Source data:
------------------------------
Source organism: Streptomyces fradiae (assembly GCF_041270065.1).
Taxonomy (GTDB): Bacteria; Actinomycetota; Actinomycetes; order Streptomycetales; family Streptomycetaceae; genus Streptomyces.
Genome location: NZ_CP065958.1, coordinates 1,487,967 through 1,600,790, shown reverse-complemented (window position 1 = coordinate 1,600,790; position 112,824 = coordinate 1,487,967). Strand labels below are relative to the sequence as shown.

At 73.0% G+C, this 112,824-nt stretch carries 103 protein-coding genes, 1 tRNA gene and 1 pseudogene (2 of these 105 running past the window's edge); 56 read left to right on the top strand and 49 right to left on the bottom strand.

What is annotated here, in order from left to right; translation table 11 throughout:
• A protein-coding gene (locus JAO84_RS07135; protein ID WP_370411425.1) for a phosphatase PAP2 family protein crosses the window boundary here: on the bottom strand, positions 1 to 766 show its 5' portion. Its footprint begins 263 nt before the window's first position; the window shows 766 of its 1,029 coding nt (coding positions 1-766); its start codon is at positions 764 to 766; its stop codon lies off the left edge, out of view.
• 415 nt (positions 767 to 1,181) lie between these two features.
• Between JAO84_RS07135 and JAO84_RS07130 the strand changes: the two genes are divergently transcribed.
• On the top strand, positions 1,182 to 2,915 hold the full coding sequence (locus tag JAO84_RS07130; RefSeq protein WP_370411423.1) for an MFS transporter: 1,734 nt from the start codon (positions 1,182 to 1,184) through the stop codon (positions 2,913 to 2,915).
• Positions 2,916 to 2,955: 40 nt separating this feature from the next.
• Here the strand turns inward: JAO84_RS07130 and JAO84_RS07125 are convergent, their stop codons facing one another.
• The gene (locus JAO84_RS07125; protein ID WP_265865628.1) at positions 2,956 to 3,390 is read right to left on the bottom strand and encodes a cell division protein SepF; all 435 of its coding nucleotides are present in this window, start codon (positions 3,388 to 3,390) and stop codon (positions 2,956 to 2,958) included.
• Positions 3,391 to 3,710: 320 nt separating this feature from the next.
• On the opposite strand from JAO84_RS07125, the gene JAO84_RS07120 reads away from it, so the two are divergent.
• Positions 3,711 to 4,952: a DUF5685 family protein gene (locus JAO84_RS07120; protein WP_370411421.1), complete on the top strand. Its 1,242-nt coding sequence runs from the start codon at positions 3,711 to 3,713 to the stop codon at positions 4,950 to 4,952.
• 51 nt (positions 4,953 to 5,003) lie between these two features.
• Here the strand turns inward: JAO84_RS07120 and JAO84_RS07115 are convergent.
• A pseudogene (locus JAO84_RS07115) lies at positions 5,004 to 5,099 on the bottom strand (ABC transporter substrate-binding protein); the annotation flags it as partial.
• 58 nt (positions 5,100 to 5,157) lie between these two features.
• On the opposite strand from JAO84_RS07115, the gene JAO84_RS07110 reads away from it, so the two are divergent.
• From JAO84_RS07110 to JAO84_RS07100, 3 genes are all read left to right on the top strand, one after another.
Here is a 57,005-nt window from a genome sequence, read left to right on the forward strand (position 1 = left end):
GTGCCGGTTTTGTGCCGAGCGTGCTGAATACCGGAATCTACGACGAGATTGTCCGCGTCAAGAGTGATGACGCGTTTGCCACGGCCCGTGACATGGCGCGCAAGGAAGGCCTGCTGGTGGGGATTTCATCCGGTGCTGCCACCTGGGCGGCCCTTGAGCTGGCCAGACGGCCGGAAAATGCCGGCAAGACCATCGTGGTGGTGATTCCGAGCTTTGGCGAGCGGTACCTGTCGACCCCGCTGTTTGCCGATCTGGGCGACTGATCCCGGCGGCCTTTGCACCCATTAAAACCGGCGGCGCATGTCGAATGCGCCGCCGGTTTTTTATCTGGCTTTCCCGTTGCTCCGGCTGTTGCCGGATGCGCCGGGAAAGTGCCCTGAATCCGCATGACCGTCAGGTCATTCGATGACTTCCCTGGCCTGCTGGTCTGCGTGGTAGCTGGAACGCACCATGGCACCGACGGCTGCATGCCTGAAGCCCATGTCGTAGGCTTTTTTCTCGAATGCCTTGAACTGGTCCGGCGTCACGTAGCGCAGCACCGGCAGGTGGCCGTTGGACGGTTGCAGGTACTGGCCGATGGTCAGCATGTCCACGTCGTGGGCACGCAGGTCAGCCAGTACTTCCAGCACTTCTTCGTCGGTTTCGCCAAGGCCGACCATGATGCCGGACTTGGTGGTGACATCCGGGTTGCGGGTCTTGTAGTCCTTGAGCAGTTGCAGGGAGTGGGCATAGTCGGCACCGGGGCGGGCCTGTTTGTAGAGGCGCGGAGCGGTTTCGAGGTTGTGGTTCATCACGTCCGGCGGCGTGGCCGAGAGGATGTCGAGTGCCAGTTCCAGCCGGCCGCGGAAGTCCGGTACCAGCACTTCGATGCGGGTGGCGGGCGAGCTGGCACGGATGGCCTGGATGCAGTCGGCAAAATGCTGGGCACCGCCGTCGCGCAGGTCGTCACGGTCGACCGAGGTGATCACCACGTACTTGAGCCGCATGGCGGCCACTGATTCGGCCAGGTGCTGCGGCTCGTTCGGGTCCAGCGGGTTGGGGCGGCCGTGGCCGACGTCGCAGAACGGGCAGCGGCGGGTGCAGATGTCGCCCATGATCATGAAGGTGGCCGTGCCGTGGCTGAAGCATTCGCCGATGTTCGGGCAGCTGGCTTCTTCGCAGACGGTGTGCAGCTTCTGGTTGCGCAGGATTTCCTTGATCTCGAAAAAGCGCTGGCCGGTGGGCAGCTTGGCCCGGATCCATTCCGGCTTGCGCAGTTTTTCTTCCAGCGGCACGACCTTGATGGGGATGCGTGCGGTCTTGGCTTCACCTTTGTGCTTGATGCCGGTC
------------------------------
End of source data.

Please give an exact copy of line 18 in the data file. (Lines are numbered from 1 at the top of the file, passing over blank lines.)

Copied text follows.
• A pseudogene (locus JAO84_RS07115) lies at positions 5,004 to 5,099 on the bottom strand (ABC transporter substrate-binding protein); the annotation flags it as partial.